My Advice: Responsive Web Design (RWD) is the clear winner for how to bridge the divide for desktop and mobile users. Whether you’re a B2B or B2C business, more and more of your visitors are going to be visiting your site on a variety of screens and devices besides desktop. You next redesign should focus on a unified, flexible design that will work for all your visitors, no matter how they end up on your site.
2. “Bad” Pop-Ups
First off it’s important to differentiate “bad” pop-up boxes from more subtle opt-in boxes (like the one in the bottom-right corner of your screen right now!). Lead generation is certainly a huge role for any business website and pop-ups have a good return for most designs.
For me it’s a question of taste.
Personally, I mentally give bonus points to any site where I can close a lightbox pop-up with a tap of the escape key in addition to clicking on an X. I also like copy that’s thoughtful and not too pushy or manipulative.
Good copy is so important. B2B visitors wouldn’t be incensed by a persuasive call-to-action pop-up, but could a less marketing-savvy B2C visitor have a degraded user experience due to the same pop-up? Obviously, it’s a question only you can answer for your particular user group, but something to consider.
My Advice: Keep the pop-up, but make sure it:
- Doesn’t chase off real visitors. (Doesn’t appear immediately, not on every page, etc.)
- Has an enticing call to action with great copy.
- Is easy to close and return to browsing your site.
- Offers real value to the user — the easiest way to get those lead generating clicks!
1. Off-Putting Autoplay Audio
When I was first thinking about this list, autoplaying audio came to mind. But I wondered: is that still a thing in 2015, outside of angsty teen Tumblr and MySpace pages?
After a bit of digging, I can report that autoplay sound is apparently still quite huge in the hospitality sector of web design. It seems many hotels want their guests to have an immersive experience and for some that begins with the website visit.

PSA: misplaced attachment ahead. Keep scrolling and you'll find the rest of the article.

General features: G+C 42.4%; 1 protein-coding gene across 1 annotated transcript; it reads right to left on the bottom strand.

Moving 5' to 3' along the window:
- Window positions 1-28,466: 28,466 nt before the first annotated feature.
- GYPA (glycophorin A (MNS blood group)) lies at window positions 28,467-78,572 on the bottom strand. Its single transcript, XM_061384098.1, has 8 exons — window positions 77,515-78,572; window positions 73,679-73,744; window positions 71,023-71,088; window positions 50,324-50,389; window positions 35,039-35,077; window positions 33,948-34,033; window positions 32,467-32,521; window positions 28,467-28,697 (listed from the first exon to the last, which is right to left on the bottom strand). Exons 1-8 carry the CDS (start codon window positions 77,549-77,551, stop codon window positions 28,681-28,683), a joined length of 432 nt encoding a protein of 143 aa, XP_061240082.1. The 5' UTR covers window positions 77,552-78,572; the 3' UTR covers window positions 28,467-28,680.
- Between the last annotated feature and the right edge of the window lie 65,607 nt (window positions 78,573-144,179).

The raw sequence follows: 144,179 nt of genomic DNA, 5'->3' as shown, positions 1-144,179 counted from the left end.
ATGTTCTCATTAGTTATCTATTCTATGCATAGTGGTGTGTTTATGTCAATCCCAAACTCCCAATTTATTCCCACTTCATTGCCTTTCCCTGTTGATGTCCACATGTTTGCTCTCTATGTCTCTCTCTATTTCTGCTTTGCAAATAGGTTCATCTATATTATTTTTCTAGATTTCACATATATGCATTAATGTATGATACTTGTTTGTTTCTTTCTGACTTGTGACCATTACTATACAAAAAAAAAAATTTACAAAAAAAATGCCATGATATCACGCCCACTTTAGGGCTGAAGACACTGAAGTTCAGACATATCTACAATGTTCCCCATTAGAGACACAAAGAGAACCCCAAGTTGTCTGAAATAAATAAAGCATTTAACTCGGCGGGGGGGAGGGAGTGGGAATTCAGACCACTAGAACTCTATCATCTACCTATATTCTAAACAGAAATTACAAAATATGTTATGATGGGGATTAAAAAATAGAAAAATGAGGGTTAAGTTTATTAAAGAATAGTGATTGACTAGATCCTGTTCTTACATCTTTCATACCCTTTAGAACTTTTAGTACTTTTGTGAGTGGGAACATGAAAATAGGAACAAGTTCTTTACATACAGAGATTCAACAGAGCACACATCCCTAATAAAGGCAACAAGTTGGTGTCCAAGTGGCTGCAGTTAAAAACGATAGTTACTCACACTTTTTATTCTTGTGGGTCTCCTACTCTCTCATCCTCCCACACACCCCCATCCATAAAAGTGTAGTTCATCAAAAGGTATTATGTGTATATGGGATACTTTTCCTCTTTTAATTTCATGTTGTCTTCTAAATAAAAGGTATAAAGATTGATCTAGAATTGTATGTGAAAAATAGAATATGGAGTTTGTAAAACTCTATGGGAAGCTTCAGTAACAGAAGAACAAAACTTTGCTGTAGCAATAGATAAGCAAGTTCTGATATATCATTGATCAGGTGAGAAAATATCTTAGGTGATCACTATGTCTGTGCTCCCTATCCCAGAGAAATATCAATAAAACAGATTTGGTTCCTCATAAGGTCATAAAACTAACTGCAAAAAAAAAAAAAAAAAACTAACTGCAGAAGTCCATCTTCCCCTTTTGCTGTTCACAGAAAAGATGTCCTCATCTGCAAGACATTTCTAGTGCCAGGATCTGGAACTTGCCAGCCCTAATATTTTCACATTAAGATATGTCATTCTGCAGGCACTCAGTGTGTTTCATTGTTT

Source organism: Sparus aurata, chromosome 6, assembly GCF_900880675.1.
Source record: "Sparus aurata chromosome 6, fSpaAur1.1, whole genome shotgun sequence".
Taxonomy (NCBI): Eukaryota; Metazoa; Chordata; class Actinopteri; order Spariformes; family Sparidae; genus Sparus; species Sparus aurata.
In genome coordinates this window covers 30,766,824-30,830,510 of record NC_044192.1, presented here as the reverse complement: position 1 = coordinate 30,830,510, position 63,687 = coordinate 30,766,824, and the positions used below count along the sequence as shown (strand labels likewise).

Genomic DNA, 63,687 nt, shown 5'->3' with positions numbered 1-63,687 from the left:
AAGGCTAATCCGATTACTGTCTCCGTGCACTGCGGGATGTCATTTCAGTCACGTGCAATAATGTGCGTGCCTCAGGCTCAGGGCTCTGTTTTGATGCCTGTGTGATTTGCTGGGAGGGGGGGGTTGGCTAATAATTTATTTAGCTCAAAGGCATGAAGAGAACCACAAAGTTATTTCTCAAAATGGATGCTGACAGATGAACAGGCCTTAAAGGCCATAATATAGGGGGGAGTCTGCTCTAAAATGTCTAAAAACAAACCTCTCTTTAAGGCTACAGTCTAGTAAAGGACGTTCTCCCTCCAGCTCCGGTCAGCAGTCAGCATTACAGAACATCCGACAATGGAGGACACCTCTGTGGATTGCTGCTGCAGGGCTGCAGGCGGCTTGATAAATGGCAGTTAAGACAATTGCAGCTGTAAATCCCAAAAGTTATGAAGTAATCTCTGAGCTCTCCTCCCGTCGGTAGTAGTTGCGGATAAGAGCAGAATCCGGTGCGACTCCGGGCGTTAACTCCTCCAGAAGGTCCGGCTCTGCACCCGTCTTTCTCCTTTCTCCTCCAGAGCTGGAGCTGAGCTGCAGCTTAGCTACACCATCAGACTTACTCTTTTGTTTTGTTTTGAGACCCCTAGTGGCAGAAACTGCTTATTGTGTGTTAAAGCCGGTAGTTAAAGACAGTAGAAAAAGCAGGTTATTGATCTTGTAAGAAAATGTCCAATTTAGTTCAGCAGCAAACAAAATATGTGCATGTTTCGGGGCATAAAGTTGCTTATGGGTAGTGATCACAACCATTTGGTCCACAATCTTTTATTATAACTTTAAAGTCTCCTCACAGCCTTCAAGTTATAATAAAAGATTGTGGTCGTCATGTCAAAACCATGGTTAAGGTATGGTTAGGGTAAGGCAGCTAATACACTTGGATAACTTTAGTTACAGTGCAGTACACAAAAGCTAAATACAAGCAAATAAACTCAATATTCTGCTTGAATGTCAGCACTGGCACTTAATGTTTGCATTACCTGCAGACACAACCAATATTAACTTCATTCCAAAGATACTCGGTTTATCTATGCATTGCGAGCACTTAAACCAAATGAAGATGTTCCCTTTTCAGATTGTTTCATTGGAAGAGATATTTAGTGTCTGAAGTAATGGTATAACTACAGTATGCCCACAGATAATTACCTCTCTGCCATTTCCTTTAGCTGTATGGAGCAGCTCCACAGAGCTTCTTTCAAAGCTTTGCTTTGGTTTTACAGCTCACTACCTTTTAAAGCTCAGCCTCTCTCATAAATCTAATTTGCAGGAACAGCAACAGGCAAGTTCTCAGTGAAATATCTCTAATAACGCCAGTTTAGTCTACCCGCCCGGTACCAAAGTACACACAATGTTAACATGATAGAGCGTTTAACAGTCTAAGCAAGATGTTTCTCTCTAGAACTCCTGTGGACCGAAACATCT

The problem with this: many people visit websites at work or in public spaces, so sound can be an unwelcome surprise, causing embarrassment or worse for the web surfer.
Your coworkers are going to wonder about the waves and seagulls if you try to book a room at this resort hotel in Greece.
Or perhaps you may even encounter excessive animation paired with autoplaying audio, say on your quest to just find a basic hotel in Berlin.
To be fair, this certainly won’t be a website you forget anytime soon. But is any impression a good impression?
My Advice: If website redesign stakeholders insist on mood music, refer them to this 14-page Etsy user comment thread with more insight into why web users hate autoplaying sounds and music.
Alternately, create that striking, memorable user impression with custom photography, sleek, usable layouts, and sure, maybe some CSS3 animation, in moderation.
If your business depends on the web, you’ve likely noticed that things move fast. Along with evolving online technology and culture, web design is also speeding ahead. Websites created just a few years ago can look and function drastically different from newer ones.
All this suggests that you’d be wise to keep up with new changes. Put off updating your website too long and you could be left behind by users and the technology or even cost yourself money that could be better spent.
You don’t have to chase after every new trend, but make sure your website stays current with technological standards and user expectations.